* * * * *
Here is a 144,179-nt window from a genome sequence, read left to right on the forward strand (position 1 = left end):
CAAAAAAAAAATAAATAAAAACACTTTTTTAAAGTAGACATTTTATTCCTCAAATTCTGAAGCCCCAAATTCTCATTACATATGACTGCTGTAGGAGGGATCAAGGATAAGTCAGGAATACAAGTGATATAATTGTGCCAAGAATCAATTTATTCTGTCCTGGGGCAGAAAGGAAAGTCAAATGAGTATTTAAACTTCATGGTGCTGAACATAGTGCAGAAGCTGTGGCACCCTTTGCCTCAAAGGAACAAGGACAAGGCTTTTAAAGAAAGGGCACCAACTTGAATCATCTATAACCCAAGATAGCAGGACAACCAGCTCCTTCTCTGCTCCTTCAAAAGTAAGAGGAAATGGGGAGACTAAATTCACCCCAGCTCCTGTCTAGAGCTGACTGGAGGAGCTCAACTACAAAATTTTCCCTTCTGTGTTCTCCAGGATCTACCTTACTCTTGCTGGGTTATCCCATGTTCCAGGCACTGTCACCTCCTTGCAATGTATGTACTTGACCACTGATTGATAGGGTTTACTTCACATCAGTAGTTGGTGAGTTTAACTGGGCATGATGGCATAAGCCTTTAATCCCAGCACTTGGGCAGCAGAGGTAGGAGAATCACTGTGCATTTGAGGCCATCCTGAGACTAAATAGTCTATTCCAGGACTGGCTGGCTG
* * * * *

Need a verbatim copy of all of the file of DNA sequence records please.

Here is a 144,179-nt window from a genome sequence, read left to right on the forward strand (position 1 = left end):
CAAAAAAAAAATAAATAAAAACACTTTTTTAAAGTAGACATTTTATTCCTCAAATTCTGAAGCCCCAAATTCTCATTACATATGACTGCTGTAGGAGGGATCAAGGATAAGTCAGGAATACAAGTGATATAATTGTGCCAAGAATCAATTTATTCTGTCCTGGGGCAGAAAGGAAAGTCAAATGAGTATTTAAACTTCATGGTGCTGAACATAGTGCAGAAGCTGTGGCACCCTTTGCCTCAAAGGAACAAGGACAAGGCTTTTAAAGAAAGGGCACCAACTTGAATCATCTATAACCCAAGATAGCAGGACAACCAGCTCCTTCTCTGCTCCTTCAAAAGTAAGAGGAAATGGGGAGACTAAATTCACCCCAGCTCCTGTCTAGAGCTGACTGGAGGAGCTCAACTACAAAATTTTCCCTTCTGTGTTCTCCAGGATCTACCTTACTCTTGCTGGGTTATCCCATGTTCCAGGCACTGTCACCTCCTTGCAATGTATGTACTTGACCACTGATTGATAGGGTTTACTTCACATCAGTAGTTGGTGAGTTTAACTGGGCATGATGGCATAAGCCTTTAATCCCAGCACTTGGGCAGCAGAGGTAGGAGAATCACTGTGCATTTGAGGCCATCCTGAGACTAAATAGTCTATTCCAGGACTGGCTGGCTG